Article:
For example all database engines would need indexing and searching, like TDBF.sf.net One more example is compressing or crypto, for example code.google.com/p/delphi-spring-framework/issues/detail?id=38 And many more. Just looking inside such libs would give you readymade optimized and checked implementations –  Arioch 'The Sep 20 '12 at 6:43
1  
16 bit swap: XCHG AH, AL 32 bit swap: BSWAP EAX 64 bit swap: BSWAP RAX –  Mad Hatter Sep 20 '12 at 9:35
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Based on the information that we have available here, the situation is this:

  • When calling the DLL with your code in Delphi 2007, it gives one result.
  • When calling the same DLL with your code in Delphi 2009, it gives another result.
  • The suspicion is, that it is related to the Delphi 2009 compiler.

Logically, the difference must therefore be, that Delphi 2009 sends different values as parameters. In order to make the debugging truly Delphi-independent, you therefore need to create a dummy DLL, which reports the values it gets. Other Delphi-dependent methods may be applied, like looking at the disassembly of the function-call into the DLL, and debugging it so that we know exactly what values are passed, and how, to the DLL, in both compilers.

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I can't find the declaration instruction for the vars "ServiceName" and "ServiceType" in your code sample.

Assuming a String type (thus a unicode string), I guess (yes... no D2009 available to test this) lazy typecasting could be an issue:

name  := ServiceName;

Why not use the following?

name  := PAnsiChar(AnsiString(ServiceName))

Anyhow... just my 2 cts.

BTW: I always use the pre defined "EmptyStr", "EmptyWideStr" ... so the test would look like:

if (ServiceName <> EmptyStr) then

which should be safe and avoid the confusion of types.

On the other side, Delphi may interpret the '' as an ANSIChar like the following declaration do:

const
  MyParagraphChar = '§';

Not sure... I'm confused - should go home now ;)

share|improve this answer
    
ServiceName and ServiceType are properties of the component (TAnnouncedService) and yes, they are String, and therefore (in D2009) Unicode. If explicit casting is required I will be both surprised and disappointed. I thought direct assignment of one string to another was supposed to take care of any transcoding - it's type casting that is - I thought - dangerous. But I shall try it. Thanks for the suggestion. re: EmptyStr, I find that this makes tests for '' look like any other comparison with another string var and harder to spot as a result ('' is always a NIL pointer anyway, isn't it?) –  Deltics Oct 14 '09 at 19:47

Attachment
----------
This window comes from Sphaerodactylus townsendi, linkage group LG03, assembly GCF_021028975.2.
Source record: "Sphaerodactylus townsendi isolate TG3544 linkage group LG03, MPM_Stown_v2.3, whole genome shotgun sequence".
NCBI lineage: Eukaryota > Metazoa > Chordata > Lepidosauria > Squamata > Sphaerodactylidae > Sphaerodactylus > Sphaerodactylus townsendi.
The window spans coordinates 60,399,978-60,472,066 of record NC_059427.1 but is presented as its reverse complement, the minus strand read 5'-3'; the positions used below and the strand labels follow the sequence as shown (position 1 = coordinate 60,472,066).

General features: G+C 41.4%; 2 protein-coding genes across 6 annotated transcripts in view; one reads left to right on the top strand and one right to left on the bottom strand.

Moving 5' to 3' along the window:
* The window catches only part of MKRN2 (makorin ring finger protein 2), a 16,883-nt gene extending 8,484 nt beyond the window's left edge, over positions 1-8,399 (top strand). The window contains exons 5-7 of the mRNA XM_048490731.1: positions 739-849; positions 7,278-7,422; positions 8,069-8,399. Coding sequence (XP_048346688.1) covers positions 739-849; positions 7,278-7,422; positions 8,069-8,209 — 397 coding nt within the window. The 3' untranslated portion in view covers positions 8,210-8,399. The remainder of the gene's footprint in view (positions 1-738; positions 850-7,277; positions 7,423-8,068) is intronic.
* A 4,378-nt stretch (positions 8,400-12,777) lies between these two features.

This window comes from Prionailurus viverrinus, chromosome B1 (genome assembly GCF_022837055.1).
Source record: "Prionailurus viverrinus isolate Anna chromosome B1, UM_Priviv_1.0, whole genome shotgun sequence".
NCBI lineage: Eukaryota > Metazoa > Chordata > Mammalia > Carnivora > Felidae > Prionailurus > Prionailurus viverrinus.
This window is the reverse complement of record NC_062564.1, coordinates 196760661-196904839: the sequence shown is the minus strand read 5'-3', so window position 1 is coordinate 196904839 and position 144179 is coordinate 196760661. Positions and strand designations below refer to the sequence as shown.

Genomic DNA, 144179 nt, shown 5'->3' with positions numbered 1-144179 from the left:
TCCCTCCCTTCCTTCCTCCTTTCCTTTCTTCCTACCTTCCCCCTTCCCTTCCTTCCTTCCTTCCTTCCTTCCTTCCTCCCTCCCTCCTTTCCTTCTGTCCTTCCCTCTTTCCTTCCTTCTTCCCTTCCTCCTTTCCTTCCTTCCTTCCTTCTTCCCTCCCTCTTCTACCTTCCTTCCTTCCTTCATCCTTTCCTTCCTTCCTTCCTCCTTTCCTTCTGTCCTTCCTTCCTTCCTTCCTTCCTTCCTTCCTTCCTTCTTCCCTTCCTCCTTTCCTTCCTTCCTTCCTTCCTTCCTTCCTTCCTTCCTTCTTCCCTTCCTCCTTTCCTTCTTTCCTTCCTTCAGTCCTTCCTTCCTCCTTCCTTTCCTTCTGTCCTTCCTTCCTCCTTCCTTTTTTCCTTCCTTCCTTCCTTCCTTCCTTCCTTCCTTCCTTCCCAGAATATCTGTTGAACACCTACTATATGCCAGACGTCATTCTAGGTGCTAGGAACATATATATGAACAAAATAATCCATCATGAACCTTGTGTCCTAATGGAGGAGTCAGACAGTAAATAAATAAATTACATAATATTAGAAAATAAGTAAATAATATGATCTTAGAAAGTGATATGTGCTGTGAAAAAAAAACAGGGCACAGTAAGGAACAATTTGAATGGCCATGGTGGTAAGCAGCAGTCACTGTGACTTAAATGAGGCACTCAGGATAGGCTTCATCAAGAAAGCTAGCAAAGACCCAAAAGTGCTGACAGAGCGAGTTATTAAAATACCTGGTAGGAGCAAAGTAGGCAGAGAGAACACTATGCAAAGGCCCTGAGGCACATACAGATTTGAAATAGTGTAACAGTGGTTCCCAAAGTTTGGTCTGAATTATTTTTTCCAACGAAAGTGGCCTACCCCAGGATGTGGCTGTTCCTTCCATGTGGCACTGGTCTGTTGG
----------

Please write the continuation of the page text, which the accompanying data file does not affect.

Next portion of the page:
add comment

If the DLL is not written using Delphi 2009, you may want to use something else than PUTF8String. The Delphi 2009 Utf8String type is different from Delphi 2007's UTF8String type.

If the DLL was written using C/C++, I strongly suggest to use PAnsiChar() instead of PUtf8String.

share|improve this answer
    
I should perhaps have explained that the code posted is only the latest in a number of iterations. The C function import was originally declared using PUTF8Char, a type that I had explicitly introduced in Delphi 7 (and retained in D2009) as follows: UTF8Char = type ANSIChar; PUTF8Char = ^UTF8Char; When it didn't work I modified the code to use UTF8String, thinking that leveraging the built in, consistent support for transformations between encodings I might eliminate any errors that I had unwittingly introduced. –  Deltics Sep 27 '09 at 19:31
    
As far as I can see, the only thing that changed between Delphi 2007 and 2009, that relates to your code, is how utf8strings work. I can only strongly recommend that you do not use utf8string in a DLL api. –  Lars D Sep 27 '09 at 20:28
    
Kindly read previous comment. It does not work even if I do NOT use UTF8String and use my own PUTF8Char instead (effectively an alias for PANSIChar, exactly as you suggested). –  Deltics Sep 27 '09 at 20:36
    
I didn't downvote your answer previously because I hadn't been clear in my original answer, but since you've not addressed the fact that your suggestion doesn't work even after I clarified the point I have now downvoted. I shall also update the question this evening to eliminate the possibility for other potential answerers that it may be the use of a UTF8String type in the C fn prototype that is somehow responsible. –  Deltics Sep 27 '09 at 20:40
3  
Btw - moderate as you see fit, I don't care. I'm just here to help you out ;-) –  Lars D Sep 27 '09 at 20:52